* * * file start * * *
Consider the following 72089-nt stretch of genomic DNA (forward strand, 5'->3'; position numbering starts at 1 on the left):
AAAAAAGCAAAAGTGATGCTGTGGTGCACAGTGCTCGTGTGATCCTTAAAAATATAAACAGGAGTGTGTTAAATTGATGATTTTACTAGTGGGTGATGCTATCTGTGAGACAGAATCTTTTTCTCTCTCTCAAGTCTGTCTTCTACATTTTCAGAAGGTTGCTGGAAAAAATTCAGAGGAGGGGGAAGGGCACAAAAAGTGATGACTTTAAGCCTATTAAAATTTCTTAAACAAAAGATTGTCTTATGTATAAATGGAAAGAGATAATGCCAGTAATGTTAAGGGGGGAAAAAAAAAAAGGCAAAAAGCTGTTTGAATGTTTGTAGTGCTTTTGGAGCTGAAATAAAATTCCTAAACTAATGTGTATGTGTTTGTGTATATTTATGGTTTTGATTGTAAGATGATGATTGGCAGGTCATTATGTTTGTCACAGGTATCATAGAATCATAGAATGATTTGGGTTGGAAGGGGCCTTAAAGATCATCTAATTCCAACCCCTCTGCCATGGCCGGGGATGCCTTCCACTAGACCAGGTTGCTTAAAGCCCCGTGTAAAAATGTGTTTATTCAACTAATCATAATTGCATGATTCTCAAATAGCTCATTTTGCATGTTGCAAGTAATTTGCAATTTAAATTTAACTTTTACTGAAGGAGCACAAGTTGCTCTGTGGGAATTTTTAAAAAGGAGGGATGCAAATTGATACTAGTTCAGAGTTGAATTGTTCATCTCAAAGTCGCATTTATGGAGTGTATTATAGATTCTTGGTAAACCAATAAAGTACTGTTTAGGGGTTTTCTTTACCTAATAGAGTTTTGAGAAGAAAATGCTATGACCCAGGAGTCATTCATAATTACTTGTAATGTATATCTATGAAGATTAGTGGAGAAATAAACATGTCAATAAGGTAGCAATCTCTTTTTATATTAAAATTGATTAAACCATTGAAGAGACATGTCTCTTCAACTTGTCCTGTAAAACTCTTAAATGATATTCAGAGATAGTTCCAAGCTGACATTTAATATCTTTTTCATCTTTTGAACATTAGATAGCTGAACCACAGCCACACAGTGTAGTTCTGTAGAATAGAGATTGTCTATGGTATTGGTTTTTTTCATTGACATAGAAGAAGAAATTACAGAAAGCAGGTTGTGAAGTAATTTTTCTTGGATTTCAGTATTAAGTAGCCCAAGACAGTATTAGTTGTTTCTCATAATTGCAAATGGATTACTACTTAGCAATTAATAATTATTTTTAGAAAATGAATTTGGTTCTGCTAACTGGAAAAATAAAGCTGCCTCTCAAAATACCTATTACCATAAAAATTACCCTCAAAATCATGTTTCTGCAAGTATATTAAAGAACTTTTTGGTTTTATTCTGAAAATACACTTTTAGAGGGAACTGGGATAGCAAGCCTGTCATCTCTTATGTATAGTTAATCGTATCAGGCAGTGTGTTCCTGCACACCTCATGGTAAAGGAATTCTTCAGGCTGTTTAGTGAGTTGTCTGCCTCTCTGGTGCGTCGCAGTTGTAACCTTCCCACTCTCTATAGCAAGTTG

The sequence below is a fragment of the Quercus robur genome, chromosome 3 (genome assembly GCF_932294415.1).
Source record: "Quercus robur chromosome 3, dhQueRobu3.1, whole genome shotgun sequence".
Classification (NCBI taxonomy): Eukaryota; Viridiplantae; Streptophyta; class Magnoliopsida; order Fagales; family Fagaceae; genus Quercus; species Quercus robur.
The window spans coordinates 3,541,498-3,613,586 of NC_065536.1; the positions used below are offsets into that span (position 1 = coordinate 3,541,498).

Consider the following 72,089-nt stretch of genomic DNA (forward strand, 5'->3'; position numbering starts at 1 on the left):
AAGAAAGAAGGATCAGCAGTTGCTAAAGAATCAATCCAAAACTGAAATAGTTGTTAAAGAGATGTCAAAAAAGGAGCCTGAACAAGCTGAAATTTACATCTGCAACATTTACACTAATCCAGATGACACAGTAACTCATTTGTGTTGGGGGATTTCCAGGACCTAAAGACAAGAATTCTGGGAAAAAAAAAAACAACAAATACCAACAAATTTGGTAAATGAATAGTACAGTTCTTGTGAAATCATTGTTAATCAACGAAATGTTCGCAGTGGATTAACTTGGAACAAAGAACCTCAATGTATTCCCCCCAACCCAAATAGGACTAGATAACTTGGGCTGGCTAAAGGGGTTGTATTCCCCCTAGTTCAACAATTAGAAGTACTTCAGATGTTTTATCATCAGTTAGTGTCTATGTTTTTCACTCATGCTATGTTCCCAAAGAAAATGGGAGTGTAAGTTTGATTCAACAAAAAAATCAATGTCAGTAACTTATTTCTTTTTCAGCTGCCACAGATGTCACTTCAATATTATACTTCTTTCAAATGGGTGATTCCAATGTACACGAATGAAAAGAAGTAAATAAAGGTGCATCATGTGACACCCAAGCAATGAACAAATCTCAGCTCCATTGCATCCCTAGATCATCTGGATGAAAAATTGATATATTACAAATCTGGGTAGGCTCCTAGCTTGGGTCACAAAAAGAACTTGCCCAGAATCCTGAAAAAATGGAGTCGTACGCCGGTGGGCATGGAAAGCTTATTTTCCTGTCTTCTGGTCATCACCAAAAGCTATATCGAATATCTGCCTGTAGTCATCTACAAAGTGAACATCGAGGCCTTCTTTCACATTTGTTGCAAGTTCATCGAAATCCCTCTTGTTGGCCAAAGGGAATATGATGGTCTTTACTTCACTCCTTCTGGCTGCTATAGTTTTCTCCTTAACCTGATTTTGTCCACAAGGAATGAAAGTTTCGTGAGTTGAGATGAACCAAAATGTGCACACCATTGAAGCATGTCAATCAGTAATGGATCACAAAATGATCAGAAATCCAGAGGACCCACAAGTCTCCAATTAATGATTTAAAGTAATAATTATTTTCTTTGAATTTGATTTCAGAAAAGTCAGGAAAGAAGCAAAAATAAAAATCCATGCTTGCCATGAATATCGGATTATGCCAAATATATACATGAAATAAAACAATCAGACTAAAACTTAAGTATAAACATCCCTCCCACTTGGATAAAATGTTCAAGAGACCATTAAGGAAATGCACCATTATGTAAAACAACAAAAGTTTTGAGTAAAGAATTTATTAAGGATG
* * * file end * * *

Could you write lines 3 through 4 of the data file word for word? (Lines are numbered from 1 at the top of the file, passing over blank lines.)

The sequence below is a fragment of the Quercus robur genome, chromosome 3 (genome assembly GCF_932294415.1).
Source record: "Quercus robur chromosome 3, dhQueRobu3.1, whole genome shotgun sequence".